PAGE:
A Few Bookish Questions With Bonnie Tsui

Bonnie Tsui is a woman who is irrevocably drawn to water. As a journalist, she wanted to uncover why. Tsui explored the question not only for herself, but for those people throughout all of time who have been entranced by bodies of water. Why are we attracted to it? Why do we propel ourselves through this blue-hued liquid? Why We Swim is not only a journalistic account, but also a warm and inviting personal inquiry. Naturally, Tsui is also a reader! I was thrilled to be able to ask her some questions about her reading and the books that have impacted her.

1. An obvious one to start with: do you have favorite books set on or heavily featuring the sea/water?

I just started reading Fathoms, by Rebecca Giggs, a beautifully written cultural examination of whales — her description of a whale fall is stunning. Another recent read is Swimming Back to Trout River, a novel by Linda Rui Feng, which I really enjoyed. And an old favorite is Waterlog, by Roger Deakin — it's a British nature writing classic that has just been published for the first time in the U.S. I love it so much I wrote the introduction.

2. What would we find you reading in your off hours (if those exist!)? Do you have a favorite genre or author?

When it comes to books, I almost exclusively read fiction unless I'm researching something. I'm not picky on genre — as long as it's a good yarn, I'll read it. Recent favorites include My Year Abroad, by Chang-rae Lee; These Women, by Ivy Pochoda; Outlawed, by Anna North; and Libertie, by Kaitlyn Greenidge. So good.

3. Are there authors/journalists who have particularly influenced your writing — in terms of structure, style, etc. 

Isabel Wilkerson, for scenic detail and unbelievable depth of research. Taffy Brodesser-Akner, who makes every topic lively. Katherine Boo, whose epic Behind the Beautiful Forevers floored me. I didn't know journalism could be that novelistic.

4. You recently published a fantastic children's book, and you wrote a thoughtful piece on reading Charlotte's Web with your son. Can you share some children's books that have stuck with you? Your kids' favorites? Those that you're excited to share with them?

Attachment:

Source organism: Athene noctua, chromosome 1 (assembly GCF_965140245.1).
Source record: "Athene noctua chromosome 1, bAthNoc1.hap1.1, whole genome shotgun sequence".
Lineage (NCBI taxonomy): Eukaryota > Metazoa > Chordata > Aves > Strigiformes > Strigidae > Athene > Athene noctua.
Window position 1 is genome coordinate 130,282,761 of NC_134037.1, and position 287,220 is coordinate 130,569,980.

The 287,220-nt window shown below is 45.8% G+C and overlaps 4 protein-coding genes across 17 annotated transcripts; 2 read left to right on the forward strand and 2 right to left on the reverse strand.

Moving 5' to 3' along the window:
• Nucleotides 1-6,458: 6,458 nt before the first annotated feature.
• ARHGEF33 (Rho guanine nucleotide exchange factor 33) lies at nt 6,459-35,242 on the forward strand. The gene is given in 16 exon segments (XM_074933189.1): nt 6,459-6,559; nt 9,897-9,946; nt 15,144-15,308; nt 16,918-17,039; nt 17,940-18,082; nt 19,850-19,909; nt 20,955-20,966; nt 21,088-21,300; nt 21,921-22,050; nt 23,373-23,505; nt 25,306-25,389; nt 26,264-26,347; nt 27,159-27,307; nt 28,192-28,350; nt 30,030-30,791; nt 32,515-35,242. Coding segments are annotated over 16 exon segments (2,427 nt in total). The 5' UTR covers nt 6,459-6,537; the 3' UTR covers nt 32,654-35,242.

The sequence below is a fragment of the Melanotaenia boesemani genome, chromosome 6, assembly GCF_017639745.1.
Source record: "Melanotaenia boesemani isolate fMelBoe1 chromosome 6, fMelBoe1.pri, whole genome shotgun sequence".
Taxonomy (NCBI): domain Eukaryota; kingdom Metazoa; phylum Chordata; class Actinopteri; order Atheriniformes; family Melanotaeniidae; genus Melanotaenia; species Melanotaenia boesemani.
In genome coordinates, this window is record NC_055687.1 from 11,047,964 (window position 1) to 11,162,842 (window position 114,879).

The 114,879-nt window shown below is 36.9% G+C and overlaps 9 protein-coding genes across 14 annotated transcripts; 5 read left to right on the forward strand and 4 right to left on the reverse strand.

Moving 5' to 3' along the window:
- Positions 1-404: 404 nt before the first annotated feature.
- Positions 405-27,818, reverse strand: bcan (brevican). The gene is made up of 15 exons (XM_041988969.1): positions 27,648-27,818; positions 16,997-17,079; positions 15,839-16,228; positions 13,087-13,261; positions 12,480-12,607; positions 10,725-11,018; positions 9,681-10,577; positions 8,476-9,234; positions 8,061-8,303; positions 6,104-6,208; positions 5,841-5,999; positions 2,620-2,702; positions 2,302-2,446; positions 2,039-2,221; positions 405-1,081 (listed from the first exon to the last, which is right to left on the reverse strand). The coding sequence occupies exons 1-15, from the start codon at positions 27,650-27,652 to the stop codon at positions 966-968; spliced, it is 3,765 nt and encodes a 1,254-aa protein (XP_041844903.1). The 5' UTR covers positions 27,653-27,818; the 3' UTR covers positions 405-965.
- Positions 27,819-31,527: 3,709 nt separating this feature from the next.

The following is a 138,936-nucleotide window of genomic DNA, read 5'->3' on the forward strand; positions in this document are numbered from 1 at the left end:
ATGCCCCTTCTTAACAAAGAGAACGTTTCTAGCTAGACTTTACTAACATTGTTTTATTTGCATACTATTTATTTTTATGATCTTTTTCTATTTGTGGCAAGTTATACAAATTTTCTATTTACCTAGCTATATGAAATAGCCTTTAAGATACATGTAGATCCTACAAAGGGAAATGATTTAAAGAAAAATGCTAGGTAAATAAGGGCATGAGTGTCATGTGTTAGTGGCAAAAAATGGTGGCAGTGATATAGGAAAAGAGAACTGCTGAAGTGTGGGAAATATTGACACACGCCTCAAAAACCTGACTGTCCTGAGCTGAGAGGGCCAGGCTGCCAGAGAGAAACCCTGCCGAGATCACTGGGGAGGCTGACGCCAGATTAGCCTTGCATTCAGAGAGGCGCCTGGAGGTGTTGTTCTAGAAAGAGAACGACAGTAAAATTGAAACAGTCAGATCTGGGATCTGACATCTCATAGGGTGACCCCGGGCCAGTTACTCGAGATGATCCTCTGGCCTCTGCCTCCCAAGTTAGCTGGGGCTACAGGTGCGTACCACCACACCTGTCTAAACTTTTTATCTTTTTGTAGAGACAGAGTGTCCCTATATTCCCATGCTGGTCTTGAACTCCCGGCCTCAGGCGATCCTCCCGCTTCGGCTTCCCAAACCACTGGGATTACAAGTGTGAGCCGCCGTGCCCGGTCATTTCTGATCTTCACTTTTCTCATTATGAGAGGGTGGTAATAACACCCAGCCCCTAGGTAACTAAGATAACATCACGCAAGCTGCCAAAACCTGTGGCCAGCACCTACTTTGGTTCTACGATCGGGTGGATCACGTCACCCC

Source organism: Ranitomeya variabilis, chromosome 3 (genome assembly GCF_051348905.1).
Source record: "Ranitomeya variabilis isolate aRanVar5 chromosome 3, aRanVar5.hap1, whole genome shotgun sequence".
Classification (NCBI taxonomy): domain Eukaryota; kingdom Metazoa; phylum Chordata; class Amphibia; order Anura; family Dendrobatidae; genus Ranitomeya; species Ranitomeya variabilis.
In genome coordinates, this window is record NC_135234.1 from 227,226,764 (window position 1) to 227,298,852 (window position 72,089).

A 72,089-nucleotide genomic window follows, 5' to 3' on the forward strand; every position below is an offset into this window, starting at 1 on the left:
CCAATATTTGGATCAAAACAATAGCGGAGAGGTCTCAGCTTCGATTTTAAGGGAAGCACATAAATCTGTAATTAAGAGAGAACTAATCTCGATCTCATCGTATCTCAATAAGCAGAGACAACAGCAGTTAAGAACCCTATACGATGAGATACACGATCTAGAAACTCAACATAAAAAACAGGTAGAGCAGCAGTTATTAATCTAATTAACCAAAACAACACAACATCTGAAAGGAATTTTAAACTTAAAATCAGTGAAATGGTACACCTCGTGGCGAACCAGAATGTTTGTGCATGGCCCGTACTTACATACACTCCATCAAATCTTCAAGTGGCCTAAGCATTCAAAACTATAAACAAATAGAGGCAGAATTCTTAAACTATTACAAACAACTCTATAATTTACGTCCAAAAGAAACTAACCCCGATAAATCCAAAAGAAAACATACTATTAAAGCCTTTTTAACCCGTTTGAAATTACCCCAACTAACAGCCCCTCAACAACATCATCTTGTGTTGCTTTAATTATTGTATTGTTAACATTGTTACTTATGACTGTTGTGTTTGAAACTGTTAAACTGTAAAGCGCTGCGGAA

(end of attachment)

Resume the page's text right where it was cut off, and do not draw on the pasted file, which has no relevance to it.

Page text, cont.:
Thank you! I loved writing Sarah and the Big Wave, and I also loved writing that essay about reading Charlotte's Web with Teddy. Children's books can really change us, even when we're grown. I loved Beverly Cleary and Judy Blume when I was growing up. When it comes to the classics, my kids love Roald Dahl, especially The Witches, and Shel Silverstein's poetry, and Frog and Toad. Newer books they love include the Wild Robot books — but really anything by Peter Brown is terrific. Jerry Craft, Jon Klassen, and Gene Luen Yang, too. 

5. What are you reading and enjoying now? What's next on your list? (I did see your recent tweet about your continued aquatic reading!) 

I just read Donna Freitas' The Nine Lives of Rose Napolitano — it's a great read, thought-provoking and absorbing. I'm thinking I might like a good, transporting thriller or sci-fi novel next. 

6. Do you have any all-time favorite books that have especially stuck with you and/or shaped your thinking over the years? Books that you think about a lot? Fiction, non-fiction, whatever it is. 

Virginia Woolf's To the Lighthouse has stuck with me since high school. Her writing does so much to elucidate our inner lives, and what it is to think about things. Stephen King's On Writing is a steadfast companion. And Atul Gawande's Complications — his writing is intelligent, clear, curious, compassionate. I will read anything he writes the moment it is published.


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Thanks so much for reading!

-Jeremy